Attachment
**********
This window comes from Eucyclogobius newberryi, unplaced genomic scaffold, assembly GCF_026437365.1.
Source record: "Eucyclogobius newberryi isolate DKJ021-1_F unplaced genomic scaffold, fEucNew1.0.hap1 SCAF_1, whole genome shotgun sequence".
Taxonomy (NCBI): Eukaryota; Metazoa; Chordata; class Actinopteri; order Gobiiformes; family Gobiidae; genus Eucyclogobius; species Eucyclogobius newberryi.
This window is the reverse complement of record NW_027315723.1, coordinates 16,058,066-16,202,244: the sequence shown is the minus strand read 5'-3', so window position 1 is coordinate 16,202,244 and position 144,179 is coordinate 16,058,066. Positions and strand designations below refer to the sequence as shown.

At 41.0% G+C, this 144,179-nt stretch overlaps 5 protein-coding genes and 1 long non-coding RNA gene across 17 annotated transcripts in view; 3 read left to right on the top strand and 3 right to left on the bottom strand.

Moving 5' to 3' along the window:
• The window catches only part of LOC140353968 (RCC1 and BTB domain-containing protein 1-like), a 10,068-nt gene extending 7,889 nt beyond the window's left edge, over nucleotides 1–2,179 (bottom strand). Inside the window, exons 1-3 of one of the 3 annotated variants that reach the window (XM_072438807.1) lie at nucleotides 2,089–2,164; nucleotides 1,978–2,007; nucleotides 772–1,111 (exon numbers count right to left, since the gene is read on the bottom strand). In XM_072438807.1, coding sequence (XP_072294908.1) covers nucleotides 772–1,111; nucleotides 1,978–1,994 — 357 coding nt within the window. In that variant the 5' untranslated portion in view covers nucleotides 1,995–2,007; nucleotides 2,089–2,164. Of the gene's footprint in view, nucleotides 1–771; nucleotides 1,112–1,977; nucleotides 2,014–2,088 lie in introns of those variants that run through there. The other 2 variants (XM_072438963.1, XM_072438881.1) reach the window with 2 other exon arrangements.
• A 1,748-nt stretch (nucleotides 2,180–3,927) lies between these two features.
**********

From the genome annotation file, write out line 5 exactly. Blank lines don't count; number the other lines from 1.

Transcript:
At 41.0% G+C, this 144,179-nt stretch overlaps 5 protein-coding genes and 1 long non-coding RNA gene across 17 annotated transcripts in view; 3 read left to right on the top strand and 3 right to left on the bottom strand.